At first glance it would appear that the end of April Todd-Malmlov’s tenure as head of MNsure was a straightforward case of being held accountable for performance.
She had a big job, running the online insurance exchange that is the centerpiece of the state’s effort to implement the Affordable Care Act, and the exchange is still working far from perfectly. As the deadline for getting consumers insured is now measured in days and not weeks, the hourglass is down to the last few grains of sand.
Todd-Malmlov was the boss, errors kept happening, and so now there is a new boss.
That narrative, of course, is mostly nonsense.
Todd-Malmlov had her job due to her command of health policy and, presumably, the reality of health care politics. She’s out because she had become a political liability of the first order for Gov. Mark Dayton, not because of the performance of a website she was in charge of delivering.
The performance of MNsure wasn’t perfect, but it should have been good enough. Alok Gupta, professor of information and decision sciences at the Carlson School of Management at the University of Minnesota, put it this way: “I was surprised that MNsure worked as well as it did.”
Certainly mistakes were made by MNsure’s leadership, as mistakes always are, but maybe none so fundamental as agreeing to take this no-win job in the first place.
“Let me give you some context,” Gupta said. “When companies do something enterprise-wide, they usually have a time frame of from two to seven years to implement the whole thing. This scale [for MNsure] in some sense is much bigger. The complexity is greater. And they had less than two years.”
None of the information technology professionals I talked to this week had looked under the hood of MNsure, but they were confident they knew how big the task was of developing it. It is what they called a massively transactional site. If not exactly another Amazon.com, it was more similar to that than to a simple Web application developed for a particular government agency.
On the consumer side, MNsure had to have the flexibility to deal effectively with consumers of different ages, health conditions and a host of other variables. It also had to take this data and integrate it with the IT systems of various other parties in the health care system, including big health plans like Medica and HealthPartners.
These aren’t particularly daunting challenges, and no genius had to invent anything to make it work. That is, if there’s enough time and budget. As IT consultant John Flavin, the managing partner of Minneapolis-based Softcrylic, put it, “the thing that gets squeezed the most on these kinds of projects is always testing.”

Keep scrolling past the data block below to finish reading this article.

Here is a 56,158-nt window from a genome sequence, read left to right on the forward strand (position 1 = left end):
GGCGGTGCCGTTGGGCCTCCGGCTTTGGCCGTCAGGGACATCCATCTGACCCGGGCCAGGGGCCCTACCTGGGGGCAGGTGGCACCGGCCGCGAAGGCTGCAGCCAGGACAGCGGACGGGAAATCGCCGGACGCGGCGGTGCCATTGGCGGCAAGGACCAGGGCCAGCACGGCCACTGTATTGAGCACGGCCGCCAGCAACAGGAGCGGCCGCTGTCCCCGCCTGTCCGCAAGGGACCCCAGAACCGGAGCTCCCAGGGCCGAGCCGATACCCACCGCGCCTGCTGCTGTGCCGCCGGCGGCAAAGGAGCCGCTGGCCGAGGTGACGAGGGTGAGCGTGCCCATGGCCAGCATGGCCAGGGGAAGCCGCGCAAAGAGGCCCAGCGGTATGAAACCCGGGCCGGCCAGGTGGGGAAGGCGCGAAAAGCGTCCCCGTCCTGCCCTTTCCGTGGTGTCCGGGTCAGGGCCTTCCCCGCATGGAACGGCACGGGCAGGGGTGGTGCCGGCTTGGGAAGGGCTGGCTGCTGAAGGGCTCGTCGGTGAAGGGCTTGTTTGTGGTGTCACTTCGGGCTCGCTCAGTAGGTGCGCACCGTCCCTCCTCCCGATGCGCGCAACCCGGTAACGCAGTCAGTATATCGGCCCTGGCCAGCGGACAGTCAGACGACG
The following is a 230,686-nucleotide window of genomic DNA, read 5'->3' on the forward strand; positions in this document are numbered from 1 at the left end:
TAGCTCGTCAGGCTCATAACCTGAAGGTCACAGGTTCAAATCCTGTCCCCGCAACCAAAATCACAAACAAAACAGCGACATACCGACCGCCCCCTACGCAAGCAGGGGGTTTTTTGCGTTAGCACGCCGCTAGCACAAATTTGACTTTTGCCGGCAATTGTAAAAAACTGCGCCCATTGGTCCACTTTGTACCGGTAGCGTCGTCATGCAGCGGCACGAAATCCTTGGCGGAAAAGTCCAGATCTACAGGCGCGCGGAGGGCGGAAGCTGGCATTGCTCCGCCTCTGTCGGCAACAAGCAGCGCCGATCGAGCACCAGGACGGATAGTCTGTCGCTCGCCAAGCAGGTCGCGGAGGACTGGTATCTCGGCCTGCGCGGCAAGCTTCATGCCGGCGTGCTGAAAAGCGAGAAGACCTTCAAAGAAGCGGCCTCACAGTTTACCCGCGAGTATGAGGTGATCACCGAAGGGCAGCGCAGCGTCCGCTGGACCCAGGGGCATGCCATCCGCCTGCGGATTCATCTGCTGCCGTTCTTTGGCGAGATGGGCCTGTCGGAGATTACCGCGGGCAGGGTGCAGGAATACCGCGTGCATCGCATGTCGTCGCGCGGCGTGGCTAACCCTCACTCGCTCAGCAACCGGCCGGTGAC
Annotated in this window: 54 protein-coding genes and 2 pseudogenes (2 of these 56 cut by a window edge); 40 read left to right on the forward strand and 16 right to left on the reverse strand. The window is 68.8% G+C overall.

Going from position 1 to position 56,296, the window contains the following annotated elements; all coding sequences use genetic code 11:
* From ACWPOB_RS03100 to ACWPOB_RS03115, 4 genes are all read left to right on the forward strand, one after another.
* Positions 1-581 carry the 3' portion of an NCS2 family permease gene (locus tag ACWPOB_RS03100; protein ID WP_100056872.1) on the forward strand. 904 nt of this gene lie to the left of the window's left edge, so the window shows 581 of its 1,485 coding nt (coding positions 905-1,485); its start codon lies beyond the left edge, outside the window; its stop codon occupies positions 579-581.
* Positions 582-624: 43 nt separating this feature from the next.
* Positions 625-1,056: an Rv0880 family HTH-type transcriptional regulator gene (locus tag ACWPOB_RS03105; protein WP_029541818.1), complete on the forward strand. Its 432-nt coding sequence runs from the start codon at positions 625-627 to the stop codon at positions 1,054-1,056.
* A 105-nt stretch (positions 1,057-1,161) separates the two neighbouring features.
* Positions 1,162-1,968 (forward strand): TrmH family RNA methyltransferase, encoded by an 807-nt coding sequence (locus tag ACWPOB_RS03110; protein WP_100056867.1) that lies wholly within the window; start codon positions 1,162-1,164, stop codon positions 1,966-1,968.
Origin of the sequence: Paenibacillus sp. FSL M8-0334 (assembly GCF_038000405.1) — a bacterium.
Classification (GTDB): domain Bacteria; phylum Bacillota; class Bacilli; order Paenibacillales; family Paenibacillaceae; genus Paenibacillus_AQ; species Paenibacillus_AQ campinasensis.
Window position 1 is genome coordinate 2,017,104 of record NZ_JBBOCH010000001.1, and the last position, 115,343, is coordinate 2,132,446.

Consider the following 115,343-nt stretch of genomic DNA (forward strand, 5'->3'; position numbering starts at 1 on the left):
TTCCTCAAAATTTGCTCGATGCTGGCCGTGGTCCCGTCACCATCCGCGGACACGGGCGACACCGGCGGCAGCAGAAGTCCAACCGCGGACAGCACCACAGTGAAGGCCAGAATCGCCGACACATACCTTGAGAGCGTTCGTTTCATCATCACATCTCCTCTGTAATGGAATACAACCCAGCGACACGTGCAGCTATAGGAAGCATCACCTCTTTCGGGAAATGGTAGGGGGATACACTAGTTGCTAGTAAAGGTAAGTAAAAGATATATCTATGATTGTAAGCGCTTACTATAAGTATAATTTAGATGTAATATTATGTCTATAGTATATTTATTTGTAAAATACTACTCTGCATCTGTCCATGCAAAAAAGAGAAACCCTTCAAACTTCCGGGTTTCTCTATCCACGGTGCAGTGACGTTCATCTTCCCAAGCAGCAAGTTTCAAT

Now, with concerns about data properly getting to insurers in time to start coverage in January, the remaining critical problems should be fixable, the consultants suggested. If nothing else, with an all-hands-on-deck approach there should be time to put in temporary patches or even collect and transfer data manually if MNsure has to.
These IT consultants, with political experience that consists largely of voting, talked also about the politics of MNsure’s rollout. They can’t see any upside in repeatedly issuing an implied promise to have a site that works flawlessly for enrollment and shopping of insurance, not when anybody who’s ever touched an IT project of this complexity knew there were going to be problems that needed fixes.
Gently managing down the expectations of clients, at least into the range of the reasonable, is one of the ways IT consultants keep from getting fired.
Managing the political expectations should have been the easy part for Todd-Malmlov, who resigned Tuesday night. She had been Minnesota’s health economist and was responsible for consulting policymakers on health care access and cost, and had also worked at UnitedHealth Group. She has a master’s degree in public health from the University of Minnesota.
Even her critics were impressed with her command of health care regulations and how various aspects of health care reform would affect different types of consumers and businesses. In past interviews she has alluded to working 80-hour weeks to prepare for the launch. While that may seem like an exaggeration, the guess here is that it’s more accurate than not.
To suggest someone is good at politics, when they serve in government, is no insult. It means being on top of policy options, communicating effectively and making sure that all of the parties with a stake in the policy outcomes felt they were given a fair shot.
Not embarrassing the boss, the governor, should also be on that list.